The Pioneer Press, a suburban sister chain of the Chicago Tribune, has taken an extensive look at collision repair consolidation in an article worth a look by Illinois auto body shops.
In the Chicago area, ABRA went from 0 to 42 shops in a year, the article posted on the Chicago Tribune’s site April 28 states. The piece also describes the expansion of Skokie, Ill.-based Gerber Collision & Glass, which the Pioneer Press said nearly tripled its shops in Illinois and northwest Indiana to 67 locations between 2009 to 2014.
Northbrook’s Autowerks General Manager Matt McPartland praised his company’s sale to ABRA in 2014.
“He said the new company is more organized and professional, and, as far as benefits go, more generous,” the Pioneer Press wrote.
ABRA has health and other benefits the shop hadn’t offered before, McPartland told the reporter.
“We went from nothing to the full package,” he says in the article.
Bojan’s Auto Body chain owner Mike Bojan spoke frankly of his larger competitors, telling the Pioneer Press that consolidators “can wring a little more out of it.” He gave the example of his $15,000 frame machine, which he’s not always using the way a consolidator is.
“I know suppliers are falling all over themselves for these guys. They’re going nuts over them,” Bojan says in the article.
ABRA CEO Duane Rouse told the Pioneer Press that ABRA gets parts several times a day, reducing cycle times.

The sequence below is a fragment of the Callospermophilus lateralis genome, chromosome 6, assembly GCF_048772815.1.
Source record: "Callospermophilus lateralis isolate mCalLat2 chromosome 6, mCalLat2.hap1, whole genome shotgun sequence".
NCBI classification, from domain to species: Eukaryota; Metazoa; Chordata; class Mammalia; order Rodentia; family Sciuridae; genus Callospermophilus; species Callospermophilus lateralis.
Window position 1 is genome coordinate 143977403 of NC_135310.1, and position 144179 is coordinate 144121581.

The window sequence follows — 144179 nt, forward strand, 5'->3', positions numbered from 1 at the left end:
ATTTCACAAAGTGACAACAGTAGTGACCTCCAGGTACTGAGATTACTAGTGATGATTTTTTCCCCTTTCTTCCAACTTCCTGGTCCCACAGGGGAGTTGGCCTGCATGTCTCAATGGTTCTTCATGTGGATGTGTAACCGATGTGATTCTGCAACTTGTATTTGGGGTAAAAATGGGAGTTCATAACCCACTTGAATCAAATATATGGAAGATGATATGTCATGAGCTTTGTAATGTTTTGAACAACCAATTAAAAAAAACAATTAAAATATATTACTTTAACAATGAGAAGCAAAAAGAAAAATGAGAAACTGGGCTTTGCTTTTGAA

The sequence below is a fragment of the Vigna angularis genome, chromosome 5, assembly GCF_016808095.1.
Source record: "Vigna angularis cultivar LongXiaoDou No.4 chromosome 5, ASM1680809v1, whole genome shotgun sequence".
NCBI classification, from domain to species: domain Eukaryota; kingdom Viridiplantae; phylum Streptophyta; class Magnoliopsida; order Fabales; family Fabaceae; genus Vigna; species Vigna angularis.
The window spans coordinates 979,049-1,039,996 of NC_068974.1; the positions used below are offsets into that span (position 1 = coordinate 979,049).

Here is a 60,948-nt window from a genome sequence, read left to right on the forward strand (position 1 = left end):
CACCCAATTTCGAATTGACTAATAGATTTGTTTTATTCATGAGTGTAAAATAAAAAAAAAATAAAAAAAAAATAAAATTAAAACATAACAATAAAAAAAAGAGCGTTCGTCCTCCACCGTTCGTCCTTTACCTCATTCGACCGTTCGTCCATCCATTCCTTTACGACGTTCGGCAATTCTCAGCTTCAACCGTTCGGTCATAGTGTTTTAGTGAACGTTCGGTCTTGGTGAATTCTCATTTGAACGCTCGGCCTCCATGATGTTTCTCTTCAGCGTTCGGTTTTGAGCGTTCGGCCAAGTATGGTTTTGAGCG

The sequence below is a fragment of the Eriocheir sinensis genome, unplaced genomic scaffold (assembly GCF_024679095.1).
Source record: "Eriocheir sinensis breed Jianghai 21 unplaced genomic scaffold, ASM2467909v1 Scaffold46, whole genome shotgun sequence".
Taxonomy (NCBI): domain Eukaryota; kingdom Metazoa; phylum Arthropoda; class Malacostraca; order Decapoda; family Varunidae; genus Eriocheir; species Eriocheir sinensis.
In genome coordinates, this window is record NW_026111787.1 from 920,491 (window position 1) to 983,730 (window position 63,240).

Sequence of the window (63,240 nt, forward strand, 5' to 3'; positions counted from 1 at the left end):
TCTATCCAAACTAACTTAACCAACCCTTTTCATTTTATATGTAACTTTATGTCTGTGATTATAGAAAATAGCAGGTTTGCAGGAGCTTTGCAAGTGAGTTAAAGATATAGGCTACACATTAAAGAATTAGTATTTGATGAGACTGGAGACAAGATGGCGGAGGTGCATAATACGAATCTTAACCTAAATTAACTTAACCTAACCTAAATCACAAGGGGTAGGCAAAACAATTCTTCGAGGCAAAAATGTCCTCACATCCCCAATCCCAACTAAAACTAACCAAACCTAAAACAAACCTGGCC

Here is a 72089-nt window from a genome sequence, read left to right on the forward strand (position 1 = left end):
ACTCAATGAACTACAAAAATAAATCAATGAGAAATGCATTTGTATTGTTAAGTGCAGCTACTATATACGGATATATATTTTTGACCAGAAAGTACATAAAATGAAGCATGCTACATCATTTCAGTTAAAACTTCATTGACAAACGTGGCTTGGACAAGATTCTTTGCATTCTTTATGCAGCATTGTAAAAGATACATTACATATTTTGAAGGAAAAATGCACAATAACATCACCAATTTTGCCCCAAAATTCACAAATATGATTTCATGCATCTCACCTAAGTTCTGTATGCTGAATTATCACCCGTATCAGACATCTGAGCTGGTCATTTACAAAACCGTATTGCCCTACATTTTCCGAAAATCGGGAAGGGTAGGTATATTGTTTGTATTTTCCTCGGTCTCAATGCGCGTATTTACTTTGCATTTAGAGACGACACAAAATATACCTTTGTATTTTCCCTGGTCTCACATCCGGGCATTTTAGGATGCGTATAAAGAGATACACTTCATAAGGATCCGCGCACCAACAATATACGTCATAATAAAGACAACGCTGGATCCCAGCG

He and Gerber CEO Brock Bulbuck say in the article that kind of speed is key to getting insurance business. The story doesn’t mention the contribution of direct repair programs to obtaining insurance business, which makes it a little misleading
Also interesting is this email quote from Bulbuck, which we’d figure some collision repairers would debate: “While we may look to extend existing relationships with insurers, we don’t look to lower prices to win additional insurance referral business.”
Rouse told the Pioneer Press ABRA keeps employers of purchased shops and hires lower-experience staff after that, and Bojan criticized the latter practice.
“Their business model is to do a lot of business with lesser-skilled technicians, overseen by a master technician,” he told the Pioneer Press. “They’re trying to create car-repair factories.”
Though consolidation is indeed occuring rapidly, it’s important to note — as Rouse did to the Pioneer Press — that there are a lot of independent shops still out there. He told the newspaper chain that no company has even 3 percent of the auto body market.
Pioneer Press, April 28, 2015
Featured image: Consolidation is growing, but there are still a lot of independent auto body shops out there. (Valengilda/iStock/Thinkstock)